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Sphynx Cat The Hairless

sphynx cat

For cat lovers who can’t tolerate cat hair the sphynx cat might be an alternative. To many people they look funny and some think they are ugly but they are unusual in more than just appearance.

With just a fuzz where most cats have fur, this ‘hairless’ cat is thought to be product of a recessive gene that has shown up occasionally in normal haired litters. In the mid 1960s some hairless cats were born in Canada and the line was not continued due to thoughts they were carrying a lethal gene.

The next decade brought a change of heart when hairless kittens showed up on a Minnesota farm in a litter then some Rex cats used to widen the gene pool and the breed grew. In 1998 the breed was accepted by the CFA for registration and in 2000 registered 120 sphynx to make it 33rd on the list of breeds.


The lack of hair isn’t the only thing making the sphynx cat unique. Their large ears combined with expressive large eyes give an appearance of a wedged shape head. Because of their lack of a real fur coat these are indoor cats. Where it’s comfortable for us it will be comfortable for them. Their skin texture is slightly different than other cats also, feeling like chamois. They feel warmer than other cats as there is no hair insulation.

Without having hair to brush the cat does have some maintenance needed. A bath or ‘grooming’ with a wet washcloth keeps the skin clean and prevents dander from building up from dirt and skin secretions. When taught as kittens they can accept bathing and ear cleaning as a normal part of life. This makes it much easier on the cat and the owner! The pads on their feet are thicker than some breeds and as a medium sized cat they are hard muscled.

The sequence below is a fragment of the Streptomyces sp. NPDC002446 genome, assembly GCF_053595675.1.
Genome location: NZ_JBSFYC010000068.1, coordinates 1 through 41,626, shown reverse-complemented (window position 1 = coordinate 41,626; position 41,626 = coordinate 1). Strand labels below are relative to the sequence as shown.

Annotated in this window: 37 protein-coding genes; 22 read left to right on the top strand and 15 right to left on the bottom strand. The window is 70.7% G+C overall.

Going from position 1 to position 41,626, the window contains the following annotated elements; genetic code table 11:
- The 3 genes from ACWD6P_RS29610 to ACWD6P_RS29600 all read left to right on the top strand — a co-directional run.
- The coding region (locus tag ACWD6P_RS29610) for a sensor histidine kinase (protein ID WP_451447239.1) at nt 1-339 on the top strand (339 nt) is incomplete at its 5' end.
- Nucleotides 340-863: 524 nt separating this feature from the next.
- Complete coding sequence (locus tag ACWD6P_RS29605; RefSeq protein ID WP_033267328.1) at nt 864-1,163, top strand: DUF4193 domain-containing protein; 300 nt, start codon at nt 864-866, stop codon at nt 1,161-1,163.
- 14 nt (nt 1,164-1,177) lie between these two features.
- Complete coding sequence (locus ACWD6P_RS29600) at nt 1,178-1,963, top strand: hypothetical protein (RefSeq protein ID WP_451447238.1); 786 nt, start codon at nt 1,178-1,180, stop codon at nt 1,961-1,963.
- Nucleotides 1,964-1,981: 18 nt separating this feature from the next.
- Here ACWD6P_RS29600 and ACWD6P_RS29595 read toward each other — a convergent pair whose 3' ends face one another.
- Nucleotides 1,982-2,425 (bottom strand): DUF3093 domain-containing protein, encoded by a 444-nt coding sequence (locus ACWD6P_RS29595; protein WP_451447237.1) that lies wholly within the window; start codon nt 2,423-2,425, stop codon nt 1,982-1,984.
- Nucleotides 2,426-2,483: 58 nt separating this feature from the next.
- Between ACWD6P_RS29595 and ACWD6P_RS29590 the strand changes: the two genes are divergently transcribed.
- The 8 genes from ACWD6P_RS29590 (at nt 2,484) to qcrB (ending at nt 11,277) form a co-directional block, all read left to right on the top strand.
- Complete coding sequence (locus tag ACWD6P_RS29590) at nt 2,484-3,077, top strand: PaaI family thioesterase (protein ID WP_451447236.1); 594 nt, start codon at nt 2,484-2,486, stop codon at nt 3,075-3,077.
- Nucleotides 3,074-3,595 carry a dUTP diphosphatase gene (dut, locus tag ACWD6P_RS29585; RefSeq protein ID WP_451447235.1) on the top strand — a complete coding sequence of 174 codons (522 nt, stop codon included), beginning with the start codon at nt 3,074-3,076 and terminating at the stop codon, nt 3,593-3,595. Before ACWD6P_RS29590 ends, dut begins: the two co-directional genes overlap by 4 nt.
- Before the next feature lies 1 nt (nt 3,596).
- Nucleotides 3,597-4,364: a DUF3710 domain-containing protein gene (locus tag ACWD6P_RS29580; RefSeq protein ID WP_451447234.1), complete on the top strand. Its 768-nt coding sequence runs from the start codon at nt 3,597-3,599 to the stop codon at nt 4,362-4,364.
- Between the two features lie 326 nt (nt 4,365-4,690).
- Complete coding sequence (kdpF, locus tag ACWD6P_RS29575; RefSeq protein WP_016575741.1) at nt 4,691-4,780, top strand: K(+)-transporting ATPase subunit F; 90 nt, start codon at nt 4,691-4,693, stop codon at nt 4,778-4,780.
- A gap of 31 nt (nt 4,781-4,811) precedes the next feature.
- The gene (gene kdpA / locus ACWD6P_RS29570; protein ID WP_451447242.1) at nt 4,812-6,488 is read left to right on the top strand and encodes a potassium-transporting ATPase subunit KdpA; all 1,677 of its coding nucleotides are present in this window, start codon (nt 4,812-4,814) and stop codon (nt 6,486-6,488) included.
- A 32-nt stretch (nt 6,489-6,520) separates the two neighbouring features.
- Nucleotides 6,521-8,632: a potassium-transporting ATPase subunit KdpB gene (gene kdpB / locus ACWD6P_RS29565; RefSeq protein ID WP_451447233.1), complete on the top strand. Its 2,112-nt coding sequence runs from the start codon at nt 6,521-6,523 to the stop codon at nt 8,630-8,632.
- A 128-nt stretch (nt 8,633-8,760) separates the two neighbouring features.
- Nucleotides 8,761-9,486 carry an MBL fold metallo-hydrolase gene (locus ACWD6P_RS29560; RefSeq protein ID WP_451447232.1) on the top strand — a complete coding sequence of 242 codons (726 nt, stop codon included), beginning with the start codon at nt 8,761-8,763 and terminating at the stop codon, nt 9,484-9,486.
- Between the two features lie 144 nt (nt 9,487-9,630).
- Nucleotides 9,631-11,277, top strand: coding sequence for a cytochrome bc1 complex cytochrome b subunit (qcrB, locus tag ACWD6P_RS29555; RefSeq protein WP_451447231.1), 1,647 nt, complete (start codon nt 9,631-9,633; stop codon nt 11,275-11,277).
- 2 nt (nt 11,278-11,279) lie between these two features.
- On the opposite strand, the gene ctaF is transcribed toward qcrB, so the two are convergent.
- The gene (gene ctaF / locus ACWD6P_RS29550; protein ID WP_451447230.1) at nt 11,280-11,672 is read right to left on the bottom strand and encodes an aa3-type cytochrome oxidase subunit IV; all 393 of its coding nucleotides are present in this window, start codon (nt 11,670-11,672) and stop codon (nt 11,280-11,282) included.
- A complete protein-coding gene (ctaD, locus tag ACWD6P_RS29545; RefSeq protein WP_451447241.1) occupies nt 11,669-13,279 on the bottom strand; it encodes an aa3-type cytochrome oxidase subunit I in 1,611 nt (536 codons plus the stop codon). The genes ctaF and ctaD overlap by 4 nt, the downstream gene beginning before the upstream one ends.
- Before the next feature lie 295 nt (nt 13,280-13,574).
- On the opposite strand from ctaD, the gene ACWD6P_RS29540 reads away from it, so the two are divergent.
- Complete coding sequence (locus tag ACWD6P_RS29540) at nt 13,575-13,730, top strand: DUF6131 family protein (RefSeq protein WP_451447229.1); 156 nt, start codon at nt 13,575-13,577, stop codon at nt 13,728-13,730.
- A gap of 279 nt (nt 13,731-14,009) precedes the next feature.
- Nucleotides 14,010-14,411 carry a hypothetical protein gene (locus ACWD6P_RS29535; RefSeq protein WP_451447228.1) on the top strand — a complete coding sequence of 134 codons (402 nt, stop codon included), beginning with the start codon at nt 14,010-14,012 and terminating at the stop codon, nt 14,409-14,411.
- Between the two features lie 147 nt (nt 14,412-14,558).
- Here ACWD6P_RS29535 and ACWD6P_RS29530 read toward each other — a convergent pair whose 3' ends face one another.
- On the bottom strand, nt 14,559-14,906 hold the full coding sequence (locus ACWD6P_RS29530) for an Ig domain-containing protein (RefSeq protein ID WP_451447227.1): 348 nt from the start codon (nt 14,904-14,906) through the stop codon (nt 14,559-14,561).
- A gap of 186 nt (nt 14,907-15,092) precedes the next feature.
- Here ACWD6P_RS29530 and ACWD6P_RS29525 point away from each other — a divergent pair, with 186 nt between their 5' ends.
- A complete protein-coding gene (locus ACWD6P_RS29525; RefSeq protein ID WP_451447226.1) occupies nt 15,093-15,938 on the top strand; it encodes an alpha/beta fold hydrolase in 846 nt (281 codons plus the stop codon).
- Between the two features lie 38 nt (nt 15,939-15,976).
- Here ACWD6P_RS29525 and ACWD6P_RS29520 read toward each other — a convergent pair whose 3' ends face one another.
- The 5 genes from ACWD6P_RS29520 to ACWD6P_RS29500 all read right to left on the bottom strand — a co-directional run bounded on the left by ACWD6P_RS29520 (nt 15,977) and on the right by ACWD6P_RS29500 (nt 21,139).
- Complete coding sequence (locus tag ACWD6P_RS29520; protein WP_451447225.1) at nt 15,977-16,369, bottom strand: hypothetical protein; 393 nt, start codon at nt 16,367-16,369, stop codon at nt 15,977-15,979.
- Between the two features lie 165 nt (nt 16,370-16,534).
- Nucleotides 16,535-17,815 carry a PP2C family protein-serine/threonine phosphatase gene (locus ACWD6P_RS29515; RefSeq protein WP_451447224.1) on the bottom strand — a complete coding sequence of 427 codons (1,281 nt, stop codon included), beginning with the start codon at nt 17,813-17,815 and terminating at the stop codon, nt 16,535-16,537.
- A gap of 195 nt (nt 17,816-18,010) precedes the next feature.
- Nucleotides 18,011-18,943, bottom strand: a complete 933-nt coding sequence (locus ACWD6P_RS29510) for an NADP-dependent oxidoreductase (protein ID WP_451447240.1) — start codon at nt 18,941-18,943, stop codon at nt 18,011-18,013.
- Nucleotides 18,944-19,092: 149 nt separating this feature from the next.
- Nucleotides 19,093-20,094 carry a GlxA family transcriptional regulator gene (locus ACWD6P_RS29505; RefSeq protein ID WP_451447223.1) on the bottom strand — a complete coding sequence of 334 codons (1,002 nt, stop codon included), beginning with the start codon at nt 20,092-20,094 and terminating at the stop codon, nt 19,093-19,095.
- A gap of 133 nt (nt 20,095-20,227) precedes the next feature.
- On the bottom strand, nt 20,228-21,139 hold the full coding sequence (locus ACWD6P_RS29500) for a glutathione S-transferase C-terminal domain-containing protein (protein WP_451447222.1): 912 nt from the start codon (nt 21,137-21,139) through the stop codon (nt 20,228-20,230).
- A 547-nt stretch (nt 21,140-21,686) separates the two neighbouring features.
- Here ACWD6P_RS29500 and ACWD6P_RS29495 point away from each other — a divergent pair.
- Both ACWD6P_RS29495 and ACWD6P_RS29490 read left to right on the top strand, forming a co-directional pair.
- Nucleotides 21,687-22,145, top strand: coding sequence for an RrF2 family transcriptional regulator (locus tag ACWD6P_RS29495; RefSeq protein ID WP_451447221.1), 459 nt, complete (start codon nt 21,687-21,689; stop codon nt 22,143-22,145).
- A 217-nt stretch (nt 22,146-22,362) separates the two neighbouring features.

The hairless trait is recessive so often it’s when those recessive traits match in ‘normal’ cats that the hairless cats are born. Because it’s recessive, those expressing the lack of hair will throw hairless litters.

The personality of the sphynx is normally devoted and loyal. They can be mischievous and affectionate. You can find purebred sphynx breeders through the many websites dedicated to purebred cats including American Cat Fancier’s Association, The International Cat Association and Cat Fancier’s Federation as well as the International Sphynx Breeders and Fanciers Association at www.sphynx.org online.

The sphynx does take a little more time and care than many cats but a loving cat that enjoys being with people makes it worth it! Whether as a purebred show cat or just a pet many breeders have a waiting list as the breed still is not common. With demand being more than supply it might be a wait but for the right cat that’s a small price to pay.

sphynx stretching

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